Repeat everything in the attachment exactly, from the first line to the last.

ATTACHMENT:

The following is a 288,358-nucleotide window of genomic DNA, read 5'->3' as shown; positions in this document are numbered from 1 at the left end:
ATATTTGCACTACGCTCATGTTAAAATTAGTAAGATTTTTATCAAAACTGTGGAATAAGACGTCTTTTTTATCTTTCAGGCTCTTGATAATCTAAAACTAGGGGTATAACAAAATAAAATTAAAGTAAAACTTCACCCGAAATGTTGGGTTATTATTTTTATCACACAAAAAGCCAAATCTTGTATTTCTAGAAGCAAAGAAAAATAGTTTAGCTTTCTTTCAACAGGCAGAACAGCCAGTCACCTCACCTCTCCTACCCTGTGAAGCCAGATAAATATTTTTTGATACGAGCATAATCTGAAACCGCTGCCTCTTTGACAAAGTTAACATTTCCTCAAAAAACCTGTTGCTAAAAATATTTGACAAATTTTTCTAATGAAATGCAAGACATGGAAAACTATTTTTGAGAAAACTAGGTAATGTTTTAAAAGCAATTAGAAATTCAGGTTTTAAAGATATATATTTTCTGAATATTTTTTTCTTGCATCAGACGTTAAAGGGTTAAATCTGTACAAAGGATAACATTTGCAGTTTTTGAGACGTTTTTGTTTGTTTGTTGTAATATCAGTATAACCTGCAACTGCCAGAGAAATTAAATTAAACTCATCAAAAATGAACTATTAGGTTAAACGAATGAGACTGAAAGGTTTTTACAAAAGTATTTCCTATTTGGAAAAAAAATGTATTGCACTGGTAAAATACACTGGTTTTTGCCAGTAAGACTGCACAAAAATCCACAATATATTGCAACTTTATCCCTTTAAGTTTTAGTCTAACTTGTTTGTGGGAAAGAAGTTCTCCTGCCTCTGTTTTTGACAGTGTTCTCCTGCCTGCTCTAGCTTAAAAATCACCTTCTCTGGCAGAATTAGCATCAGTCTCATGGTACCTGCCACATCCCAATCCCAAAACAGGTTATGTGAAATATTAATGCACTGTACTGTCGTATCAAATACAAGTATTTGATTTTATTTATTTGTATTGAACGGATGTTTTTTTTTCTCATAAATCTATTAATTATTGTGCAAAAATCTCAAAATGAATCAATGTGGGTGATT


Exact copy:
The following is a 288,358-nucleotide window of genomic DNA, read 5'->3' as shown; positions in this document are numbered from 1 at the left end:
ATATTTGCACTACGCTCATGTTAAAATTAGTAAGATTTTTATCAAAACTGTGGAATAAGACGTCTTTTTTATCTTTCAGGCTCTTGATAATCTAAAACTAGGGGTATAACAAAATAAAATTAAAGTAAAACTTCACCCGAAATGTTGGGTTATTATTTTTATCACACAAAAAGCCAAATCTTGTATTTCTAGAAGCAAAGAAAAATAGTTTAGCTTTCTTTCAACAGGCAGAACAGCCAGTCACCTCACCTCTCCTACCCTGTGAAGCCAGATAAATATTTTTTGATACGAGCATAATCTGAAACCGCTGCCTCTTTGACAAAGTTAACATTTCCTCAAAAAACCTGTTGCTAAAAATATTTGACAAATTTTTCTAATGAAATGCAAGACATGGAAAACTATTTTTGAGAAAACTAGGTAATGTTTTAAAAGCAATTAGAAATTCAGGTTTTAAAGATATATATTTTCTGAATATTTTTTTCTTGCATCAGACGTTAAAGGGTTAAATCTGTACAAAGGATAACATTTGCAGTTTTTGAGACGTTTTTGTTTGTTTGTTGTAATATCAGTATAACCTGCAACTGCCAGAGAAATTAAATTAAACTCATCAAAAATGAACTATTAGGTTAAACGAATGAGACTGAAAGGTTTTTACAAAAGTATTTCCTATTTGGAAAAAAAATGTATTGCACTGGTAAAATACACTGGTTTTTGCCAGTAAGACTGCACAAAAATCCACAATATATTGCAACTTTATCCCTTTAAGTTTTAGTCTAACTTGTTTGTGGGAAAGAAGTTCTCCTGCCTCTGTTTTTGACAGTGTTCTCCTGCCTGCTCTAGCTTAAAAATCACCTTCTCTGGCAGAATTAGCATCAGTCTCATGGTACCTGCCACATCCCAATCCCAAAACAGGTTATGTGAAATATTAATGCACTGTACTGTCGTATCAAATACAAGTATTTGATTTTATTTATTTGTATTGAACGGATGTTTTTTTTTCTCATAAATCTATTAATTATTGTGCAAAAATCTCAAAATGAATCAATGTGGGTGATT